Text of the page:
“Nowhere safe.” That’s what I’m thinking as this ship approaches out of that very nowhere.
My ship is a little Minmatar rookie ship, a Reaper, one of those things I got for free when my EVE Online account was created, about the size of a gnat in comparison to the monster that just pulled up. I recently upgraded my ship and, for a minute, was quite proud of the new, bigger gun. The new mining laser. A little damage control unit. Some kind of electronic-warfare widget that looked useful if turned on. All that stuff glued onto a hull that looks like it was put together out of spare parts from Fibber McGee’s closet had begun to grow on me. Honestly, I really like the way the thing looks. It’s got “sleeper” written all over it. Yeah. Keep talking. I don’t recognize the model of the recent arrival, and it looks way out of my league
What I’m really worried about are the upgrades I know I’ll lose if I get blown to smithereens — a word I actually saw last night in one of the in-game tutorials. None of it cost much — which is good, because I don’t have much — but hey, it’s my ship and I’m the captain, right?
I’ve been orbiting a location in space called something like “drone infestation blah blah blah,” which is located by a very potent-looking structure floating in the middle of nowhere. There’s that word again: nowhere. I’m on edge already because I don’t know what any of this stuff really does. I just came out exploring, wanting a look-see, and I was half expecting a bunch of NPC’s to materialize and start in on my when a real player showed up. PVP, eh?
The ship requests a chat.
“Are you waiting on somebody?” Busted for loitering. In an MMORPG, at that. Now what?
“Nope. Just checking out what’s here,” I type, all innocent-like. I’m wondering what my current autopilot destination is. One click to run like a scalded dog.
“That’s a gonzo deluxe warpifymagnaloopblahblah jump gate. You probably shouldn’t go in there unless you’re pretty well armed.” Paranoia rises. Me, armed? Is he picking a fight?
“Ah. I think I’ll just enjoy the view from here. Thanks. Nice day, huh?” My finger is starting to itch as the mouse moves toward the autopilot button.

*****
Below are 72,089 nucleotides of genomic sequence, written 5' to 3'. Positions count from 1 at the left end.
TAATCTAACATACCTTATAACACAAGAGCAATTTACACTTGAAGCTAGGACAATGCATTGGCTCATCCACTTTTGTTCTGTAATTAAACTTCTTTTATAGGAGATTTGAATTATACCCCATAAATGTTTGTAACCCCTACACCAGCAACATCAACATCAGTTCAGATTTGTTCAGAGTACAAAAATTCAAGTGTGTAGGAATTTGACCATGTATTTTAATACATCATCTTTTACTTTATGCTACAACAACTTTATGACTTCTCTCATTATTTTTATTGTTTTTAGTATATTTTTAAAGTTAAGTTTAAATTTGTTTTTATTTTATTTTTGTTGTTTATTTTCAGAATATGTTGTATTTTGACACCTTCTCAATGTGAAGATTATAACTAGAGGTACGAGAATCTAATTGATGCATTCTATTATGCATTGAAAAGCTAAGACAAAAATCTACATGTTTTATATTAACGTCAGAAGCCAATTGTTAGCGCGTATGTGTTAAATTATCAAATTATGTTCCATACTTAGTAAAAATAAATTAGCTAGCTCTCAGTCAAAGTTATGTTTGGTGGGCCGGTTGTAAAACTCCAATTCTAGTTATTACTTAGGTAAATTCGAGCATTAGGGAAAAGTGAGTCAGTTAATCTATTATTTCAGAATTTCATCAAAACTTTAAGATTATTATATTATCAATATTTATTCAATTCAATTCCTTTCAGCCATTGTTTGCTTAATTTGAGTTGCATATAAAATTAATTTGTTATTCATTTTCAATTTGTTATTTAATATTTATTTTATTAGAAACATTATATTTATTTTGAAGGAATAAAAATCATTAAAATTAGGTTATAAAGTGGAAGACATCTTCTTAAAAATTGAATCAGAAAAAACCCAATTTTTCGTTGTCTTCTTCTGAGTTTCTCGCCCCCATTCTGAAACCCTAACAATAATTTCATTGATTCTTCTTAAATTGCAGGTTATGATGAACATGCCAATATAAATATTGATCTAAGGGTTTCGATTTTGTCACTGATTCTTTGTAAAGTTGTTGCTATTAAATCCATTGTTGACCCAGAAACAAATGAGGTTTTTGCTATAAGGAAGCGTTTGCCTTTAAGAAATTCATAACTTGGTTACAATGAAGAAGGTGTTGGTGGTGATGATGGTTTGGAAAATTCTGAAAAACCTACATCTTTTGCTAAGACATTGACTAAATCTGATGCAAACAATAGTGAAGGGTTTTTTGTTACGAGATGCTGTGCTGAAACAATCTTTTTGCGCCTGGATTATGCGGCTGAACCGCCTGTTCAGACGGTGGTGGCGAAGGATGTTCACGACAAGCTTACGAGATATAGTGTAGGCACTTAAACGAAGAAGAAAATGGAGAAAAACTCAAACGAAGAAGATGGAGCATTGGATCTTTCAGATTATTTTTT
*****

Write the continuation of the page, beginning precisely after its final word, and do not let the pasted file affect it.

“I’m going in. Watch me go!”
The floating structure lights up, and wild spaceship sounds start: rumbling, hissing, the works. Whoosh! The ship is gone. I close the chat window and sort of stare at the screen.
How did I get so wound up?
EVE Online, having no safe zones as defined in other games I’ve played, has a distinctly different feel and gives what in the other games would have been casual activities a little bit of an edge, a little apprehension, a little excitement. Even though I knew that the other ship would be dealt with by law enforcement if it had fired on me, I still would have lost my upgrades. And, if the clone that brings me back to life had not been upgraded to accommodate newly trained skills, I could have been pod-killed and lost some skills. I was not much of a PVP’er in the other games I played, but in EVE, I am whether I like it or not.
The skills system in EVE Online helps a part-timer out a lot. By making sure I keep skills in training all the time, I can accumulate skills just as fast as the people who play constantly. Just a quick log-in here and there lets me catch skills that have finished training and start the next one. So, while I’m dealing with the kids or paying bills in real life, I’m still making progress in EVE life.
On the other hand, real skills only come with real time spent playing. Learning how to respond to a threat, how to conduct a battle, how to find a niche in the market to make a living … these types of things I still have to learn. But that’s the fun of it anyway. Instead of expending artificial effort to build artificial skills (which are just mouse-click counters), real effort goes into building real skills, just as in traditional games. This allows a part-timer to spend those precious hours on things that really matter.
Like knowing what to do when a monster out of the abyss really does show up.
— Will Collum
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